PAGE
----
oscillates the arm 102, to and fro in a fore and aft direction about the pivotal connection of such arm 102, with the rocking link 103. vThis link 103 oscillates aboutl its pivotal connection with the hanger arm 101, to accommodate the vertical movement of the arm 102 as the eccentric reaches the top and bottom of its orbit. The combined oscillatory and vertical movement transmitted to the shoe 21, by the eccentric 99, causes .the shoe to describe a path of travel diagrammatically illustrated in Figs. 24;, 25 and 26. i Attached to-the front'of the shoe 21, is anadjustable gauge plate 98, similar to that illustrated in Figs. 20 and 21. This plate may be either continuous .as shown iny 98a Fig. 23,

o r itvmay be serrated or toothed as shown at 98b in the same ligure. The path of travel of this gauge plate or agitating plate is illustrated in dotted lines in Figs. 26, at 96, asv though the machine was standing still. Howl ever, as the machine advances, as at 96,the successive strokes Vof the gauge plate will overlapA each other in the manner diagrammatically illustrated -in Fig. 24, performing a shoveling movement. -At the rear of the shoe 21, there is shown a slicker ortrowel plate 104, which is given an elliptical path of travel by the combined vertical and oscillatory movements of the shoe. However, as the machine advances, thistrowel plate or slicker 104. describes a pathof travel suchas diagrammatically shown in Fig. 25, wherein it advances in line with the established grade, throughout a part of its stroke, then rises and returns in an elevated position to repeat its advanced troweling stroke in overlapping relation with the previous stroke. However, upon reversal of the direction of travel of the machine, -this trowel plate 104, will depossessing a climbing over or mixingmovement, as shown diagrammatically in ig. 26, wherein it will lbe elevated throughout a greater portion of its stroke, and through that portion in which the shoe is depressed, the slicker plate will have a short wiping action on the nished surface. It performs a sliding movement which advances the top material-the distance of the stroke'of the machine. This is a veryvaluable mixing movement. y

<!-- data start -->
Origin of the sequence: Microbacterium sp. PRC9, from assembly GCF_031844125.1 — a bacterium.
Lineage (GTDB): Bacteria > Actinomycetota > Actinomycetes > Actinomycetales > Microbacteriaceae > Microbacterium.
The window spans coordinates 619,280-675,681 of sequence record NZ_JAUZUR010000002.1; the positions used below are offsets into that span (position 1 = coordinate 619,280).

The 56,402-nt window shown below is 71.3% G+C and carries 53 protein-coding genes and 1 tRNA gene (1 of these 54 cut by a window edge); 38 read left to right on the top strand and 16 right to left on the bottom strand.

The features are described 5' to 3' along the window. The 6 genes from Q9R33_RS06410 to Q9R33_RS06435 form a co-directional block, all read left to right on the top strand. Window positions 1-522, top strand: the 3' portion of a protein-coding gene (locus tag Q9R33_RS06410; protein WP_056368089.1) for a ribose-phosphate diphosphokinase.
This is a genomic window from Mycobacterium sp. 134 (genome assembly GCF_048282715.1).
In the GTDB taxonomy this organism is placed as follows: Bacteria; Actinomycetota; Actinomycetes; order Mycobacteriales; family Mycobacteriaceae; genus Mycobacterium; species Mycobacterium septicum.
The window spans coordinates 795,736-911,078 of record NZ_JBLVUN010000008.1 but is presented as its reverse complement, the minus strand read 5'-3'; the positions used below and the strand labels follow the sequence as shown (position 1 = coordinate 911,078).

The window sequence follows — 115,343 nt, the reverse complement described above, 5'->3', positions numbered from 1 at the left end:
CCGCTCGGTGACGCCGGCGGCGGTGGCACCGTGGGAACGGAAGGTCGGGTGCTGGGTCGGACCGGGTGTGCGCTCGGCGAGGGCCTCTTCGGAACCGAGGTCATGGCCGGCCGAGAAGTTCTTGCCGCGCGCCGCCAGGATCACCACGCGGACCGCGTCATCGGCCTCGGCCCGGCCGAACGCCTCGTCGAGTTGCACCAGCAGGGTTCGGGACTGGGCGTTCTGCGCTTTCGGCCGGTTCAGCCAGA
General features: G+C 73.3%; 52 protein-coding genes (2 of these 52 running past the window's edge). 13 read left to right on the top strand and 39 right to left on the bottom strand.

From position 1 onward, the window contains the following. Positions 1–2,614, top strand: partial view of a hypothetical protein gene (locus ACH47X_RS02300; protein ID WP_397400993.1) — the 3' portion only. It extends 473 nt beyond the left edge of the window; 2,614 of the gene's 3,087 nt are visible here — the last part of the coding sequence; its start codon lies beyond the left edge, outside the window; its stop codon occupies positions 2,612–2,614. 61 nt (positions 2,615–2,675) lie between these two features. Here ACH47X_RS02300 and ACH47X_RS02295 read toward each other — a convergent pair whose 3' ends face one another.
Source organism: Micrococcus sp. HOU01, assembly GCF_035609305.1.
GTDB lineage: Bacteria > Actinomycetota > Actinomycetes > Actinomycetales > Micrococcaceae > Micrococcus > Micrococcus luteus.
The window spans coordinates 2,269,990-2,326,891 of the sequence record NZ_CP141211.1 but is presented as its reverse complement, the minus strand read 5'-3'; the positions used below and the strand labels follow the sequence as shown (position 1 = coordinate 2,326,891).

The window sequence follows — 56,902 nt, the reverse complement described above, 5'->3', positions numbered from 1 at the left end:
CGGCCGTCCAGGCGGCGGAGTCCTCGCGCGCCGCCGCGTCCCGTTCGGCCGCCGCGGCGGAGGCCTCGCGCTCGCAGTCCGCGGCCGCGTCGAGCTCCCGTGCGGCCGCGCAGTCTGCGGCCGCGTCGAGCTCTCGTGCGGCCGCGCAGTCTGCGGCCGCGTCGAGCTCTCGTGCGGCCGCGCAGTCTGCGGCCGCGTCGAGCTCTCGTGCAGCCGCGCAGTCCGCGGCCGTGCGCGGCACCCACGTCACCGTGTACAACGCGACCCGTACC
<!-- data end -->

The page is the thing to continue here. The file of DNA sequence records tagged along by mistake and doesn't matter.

-Ordinarily the machine may be operated continuously in a forward direction. However, if to correct inequalities in the finished surface due to unequal distribution of the material and to meet otherunusual operating conditions, it is found desirous to rework4 the surface, the machine may be reversed and driven backward and forward alternately. This movement may be effected with the Ashoe working or with the shoe held upor l down, or'up while backing and down while going forward, over the same surface as often as may be found desirable, without interference with the previously deposited and compressed material and without disturbing .its finished surface. The motion transmittir g mechanism is such that, in either of the .formsof two operating mechanism described, the shoe during the reverse movement of the machine will have asliding action and effect its rearward strokes while elevated, and will Vscribe a somewhat different path f travel 4- obvious and easily understood.

contact the road-bed through a very much shorter stroke, but in reverse direction, agreeing with that with which the road-surface was originally finished.